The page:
An advantage of the collar 10 is that is can facilitate a life-saving tracheotomy at the scene of an accident. When additional support is needed, stabilizer 12 can be removably attached to the collar 10 at the scene of the accident or later at a hospital with removing collar 10. The bight on the front half of the collar has been sufficiently reinforced to provide the necessary support without interfering with the access hole needed for tracheotomy.

Thus, there is provided a versatile device for use in an emergency by a paramedic in the field. Collar 10 provides the required support in the cervical region and can be applied quickly without the necessity of any tools.

The present invention may be embodied in other specific forms without departing from the spirit or essential attributes thereof and accordingly, reference should be made to the appended claims, rather than to the foregoing specification, as indicating the scope of the invention.

Patent Citations
Cited PatentFiling datePublication dateApplicantTitle
US4582051 *Feb 8, 1984Apr 15, 1986United States Manufacturing CompanyCervical collar with circumferential and vertical height adjustability and stability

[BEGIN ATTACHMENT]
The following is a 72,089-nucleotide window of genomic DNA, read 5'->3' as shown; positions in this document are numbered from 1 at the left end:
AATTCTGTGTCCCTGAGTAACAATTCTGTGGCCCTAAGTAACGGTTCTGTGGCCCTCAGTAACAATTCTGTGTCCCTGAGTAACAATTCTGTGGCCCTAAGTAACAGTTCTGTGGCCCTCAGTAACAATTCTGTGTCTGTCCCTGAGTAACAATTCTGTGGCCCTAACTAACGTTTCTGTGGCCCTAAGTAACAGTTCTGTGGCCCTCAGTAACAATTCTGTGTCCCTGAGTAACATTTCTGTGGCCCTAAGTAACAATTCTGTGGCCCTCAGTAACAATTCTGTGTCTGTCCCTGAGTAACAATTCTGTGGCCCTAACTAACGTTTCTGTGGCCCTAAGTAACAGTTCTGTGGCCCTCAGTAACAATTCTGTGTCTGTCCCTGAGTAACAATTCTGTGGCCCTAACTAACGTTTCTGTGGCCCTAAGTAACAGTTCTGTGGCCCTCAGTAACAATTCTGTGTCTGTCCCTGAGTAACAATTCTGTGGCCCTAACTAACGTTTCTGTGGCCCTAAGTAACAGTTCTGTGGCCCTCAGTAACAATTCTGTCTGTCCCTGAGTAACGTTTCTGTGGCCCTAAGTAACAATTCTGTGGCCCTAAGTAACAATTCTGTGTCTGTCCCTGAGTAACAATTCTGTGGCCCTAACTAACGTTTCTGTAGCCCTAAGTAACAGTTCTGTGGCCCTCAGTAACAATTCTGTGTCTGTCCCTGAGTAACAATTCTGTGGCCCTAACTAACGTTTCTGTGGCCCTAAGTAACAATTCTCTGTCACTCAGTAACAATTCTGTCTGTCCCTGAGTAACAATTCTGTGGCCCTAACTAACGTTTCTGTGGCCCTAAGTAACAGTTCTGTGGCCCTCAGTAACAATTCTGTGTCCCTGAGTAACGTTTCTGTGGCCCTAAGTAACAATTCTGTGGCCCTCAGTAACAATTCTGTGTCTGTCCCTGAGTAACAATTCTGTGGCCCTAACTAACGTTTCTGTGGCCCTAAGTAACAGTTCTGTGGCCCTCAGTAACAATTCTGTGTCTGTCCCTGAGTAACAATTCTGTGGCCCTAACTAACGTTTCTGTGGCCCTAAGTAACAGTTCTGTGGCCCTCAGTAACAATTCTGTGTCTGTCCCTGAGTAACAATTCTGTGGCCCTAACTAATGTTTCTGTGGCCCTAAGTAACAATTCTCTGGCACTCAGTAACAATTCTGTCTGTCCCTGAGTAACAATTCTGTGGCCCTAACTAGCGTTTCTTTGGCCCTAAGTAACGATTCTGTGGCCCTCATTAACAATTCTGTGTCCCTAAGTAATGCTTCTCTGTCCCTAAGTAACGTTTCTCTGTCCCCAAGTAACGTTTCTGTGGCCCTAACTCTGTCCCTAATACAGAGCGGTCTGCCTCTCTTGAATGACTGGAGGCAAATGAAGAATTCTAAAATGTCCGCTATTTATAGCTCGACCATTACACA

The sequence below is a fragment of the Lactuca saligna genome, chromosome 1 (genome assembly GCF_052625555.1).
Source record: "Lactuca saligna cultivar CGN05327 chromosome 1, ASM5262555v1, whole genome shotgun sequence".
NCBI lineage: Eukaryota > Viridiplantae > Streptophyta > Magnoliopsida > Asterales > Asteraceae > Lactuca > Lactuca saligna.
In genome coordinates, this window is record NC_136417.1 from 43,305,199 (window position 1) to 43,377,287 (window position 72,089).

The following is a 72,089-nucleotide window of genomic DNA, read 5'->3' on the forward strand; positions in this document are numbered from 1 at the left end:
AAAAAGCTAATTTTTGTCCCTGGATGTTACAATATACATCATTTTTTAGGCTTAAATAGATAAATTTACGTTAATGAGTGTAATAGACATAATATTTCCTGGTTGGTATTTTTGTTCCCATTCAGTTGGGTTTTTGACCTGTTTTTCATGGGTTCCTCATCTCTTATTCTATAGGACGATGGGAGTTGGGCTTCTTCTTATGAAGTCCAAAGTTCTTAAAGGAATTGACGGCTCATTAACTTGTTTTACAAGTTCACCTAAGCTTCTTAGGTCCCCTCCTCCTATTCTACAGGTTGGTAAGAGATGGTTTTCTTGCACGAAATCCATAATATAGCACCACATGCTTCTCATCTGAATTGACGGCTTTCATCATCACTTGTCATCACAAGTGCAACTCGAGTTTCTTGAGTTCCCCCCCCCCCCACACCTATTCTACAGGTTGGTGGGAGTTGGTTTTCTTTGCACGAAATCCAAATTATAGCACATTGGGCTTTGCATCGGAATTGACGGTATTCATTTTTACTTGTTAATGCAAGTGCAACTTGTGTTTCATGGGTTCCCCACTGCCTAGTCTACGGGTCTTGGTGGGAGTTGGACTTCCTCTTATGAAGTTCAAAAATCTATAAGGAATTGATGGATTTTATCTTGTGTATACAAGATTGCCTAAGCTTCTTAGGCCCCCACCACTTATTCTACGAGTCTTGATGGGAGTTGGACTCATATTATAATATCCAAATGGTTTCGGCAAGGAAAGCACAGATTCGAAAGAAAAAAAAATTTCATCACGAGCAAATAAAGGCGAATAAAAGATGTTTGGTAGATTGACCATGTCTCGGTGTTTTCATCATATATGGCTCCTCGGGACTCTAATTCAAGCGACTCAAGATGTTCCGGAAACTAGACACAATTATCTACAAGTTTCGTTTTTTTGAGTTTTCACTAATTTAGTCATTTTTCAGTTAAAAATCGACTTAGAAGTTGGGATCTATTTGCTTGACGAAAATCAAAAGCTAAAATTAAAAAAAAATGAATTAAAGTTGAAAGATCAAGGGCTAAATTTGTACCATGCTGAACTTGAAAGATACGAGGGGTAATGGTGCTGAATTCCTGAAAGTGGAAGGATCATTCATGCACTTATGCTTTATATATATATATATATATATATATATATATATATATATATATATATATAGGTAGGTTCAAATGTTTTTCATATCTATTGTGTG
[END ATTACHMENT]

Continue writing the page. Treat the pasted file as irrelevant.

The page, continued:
Non-Patent Citations
Reference
1DePuy reference "Philadelphia Cervical Collar", copyright 1983.
2 *DePuy reference Philadelphia Cervical Collar , copyright 1983.
Referenced by
Citing PatentFiling datePublication dateApplicantTitle
US4886052 *Nov 30, 1987Dec 12, 1989Charles Greiner And Company, Inc.Emergency medical cervical collar
US4940043 *Apr 13, 1989Jul 10, 1990Emergency Medical Products, Inc.Cervical collar of laminate construction
US5005564 *Feb 12, 1990Apr 9, 1991Adev Gesellschaft Fur Entwicklung Und Vertrieb Von Medizintechnishen Artikein MbhCervical support
US5038759 *May 26, 1989Aug 13, 1991Walthen Industries, Inc.Cervical orthopedic device
US5054475 *Mar 18, 1988Oct 8, 1991Charles Greiner And Company, Inc.Emergency medical collar, collar/stabilizer, collar/stabilizer/head immobilizer